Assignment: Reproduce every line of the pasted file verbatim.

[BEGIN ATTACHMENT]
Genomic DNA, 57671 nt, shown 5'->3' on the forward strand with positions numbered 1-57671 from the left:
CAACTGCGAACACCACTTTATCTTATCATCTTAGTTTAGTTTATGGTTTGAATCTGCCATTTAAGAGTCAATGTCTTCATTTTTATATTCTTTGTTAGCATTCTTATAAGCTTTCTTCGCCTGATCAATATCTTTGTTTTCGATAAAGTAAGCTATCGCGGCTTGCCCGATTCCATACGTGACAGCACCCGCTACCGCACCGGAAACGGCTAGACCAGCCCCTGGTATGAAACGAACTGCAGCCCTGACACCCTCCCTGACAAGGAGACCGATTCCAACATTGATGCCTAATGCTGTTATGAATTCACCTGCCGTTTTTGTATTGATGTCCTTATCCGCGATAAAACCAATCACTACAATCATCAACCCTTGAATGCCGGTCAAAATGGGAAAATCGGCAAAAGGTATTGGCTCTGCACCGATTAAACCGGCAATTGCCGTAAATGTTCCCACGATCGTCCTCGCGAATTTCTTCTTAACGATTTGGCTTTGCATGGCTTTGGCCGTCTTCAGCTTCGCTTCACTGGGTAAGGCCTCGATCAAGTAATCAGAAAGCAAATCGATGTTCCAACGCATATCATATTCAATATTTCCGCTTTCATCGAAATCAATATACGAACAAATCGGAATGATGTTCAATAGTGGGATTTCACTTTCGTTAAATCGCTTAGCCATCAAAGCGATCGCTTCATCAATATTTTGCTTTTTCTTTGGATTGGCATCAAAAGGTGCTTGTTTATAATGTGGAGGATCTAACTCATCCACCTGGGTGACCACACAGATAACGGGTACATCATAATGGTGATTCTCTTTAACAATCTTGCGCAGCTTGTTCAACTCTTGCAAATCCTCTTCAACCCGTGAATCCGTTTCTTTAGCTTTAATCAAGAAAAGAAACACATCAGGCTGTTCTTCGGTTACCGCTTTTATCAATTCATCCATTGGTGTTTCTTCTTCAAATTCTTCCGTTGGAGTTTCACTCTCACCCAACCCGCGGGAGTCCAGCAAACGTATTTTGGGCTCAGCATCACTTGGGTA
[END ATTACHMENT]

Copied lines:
Genomic DNA, 57671 nt, shown 5'->3' on the forward strand with positions numbered 1-57671 from the left:
CAACTGCGAACACCACTTTATCTTATCATCTTAGTTTAGTTTATGGTTTGAATCTGCCATTTAAGAGTCAATGTCTTCATTTTTATATTCTTTGTTAGCATTCTTATAAGCTTTCTTCGCCTGATCAATATCTTTGTTTTCGATAAAGTAAGCTATCGCGGCTTGCCCGATTCCATACGTGACAGCACCCGCTACCGCACCGGAAACGGCTAGACCAGCCCCTGGTATGAAACGAACTGCAGCCCTGACACCCTCCCTGACAAGGAGACCGATTCCAACATTGATGCCTAATGCTGTTATGAATTCACCTGCCGTTTTTGTATTGATGTCCTTATCCGCGATAAAACCAATCACTACAATCATCAACCCTTGAATGCCGGTCAAAATGGGAAAATCGGCAAAAGGTATTGGCTCTGCACCGATTAAACCGGCAATTGCCGTAAATGTTCCCACGATCGTCCTCGCGAATTTCTTCTTAACGATTTGGCTTTGCATGGCTTTGGCCGTCTTCAGCTTCGCTTCACTGGGTAAGGCCTCGATCAAGTAATCAGAAAGCAAATCGATGTTCCAACGCATATCATATTCAATATTTCCGCTTTCATCGAAATCAATATACGAACAAATCGGAATGATGTTCAATAGTGGGATTTCACTTTCGTTAAATCGCTTAGCCATCAAAGCGATCGCTTCATCAATATTTTGCTTTTTCTTTGGATTGGCATCAAAAGGTGCTTGTTTATAATGTGGAGGATCTAACTCATCCACCTGGGTGACCACACAGATAACGGGTACATCATAATGGTGATTCTCTTTAACAATCTTGCGCAGCTTGTTCAACTCTTGCAAATCCTCTTCAACCCGTGAATCCGTTTCTTTAGCTTTAATCAAGAAAAGAAACACATCAGGCTGTTCTTCGGTTACCGCTTTTATCAATTCATCCATTGGTGTTTCTTCTTCAAATTCTTCCGTTGGAGTTTCACTCTCACCCAACCCGCGGGAGTCCAGCAAACGTATTTTGGGCTCAGCATCACTTGGGTA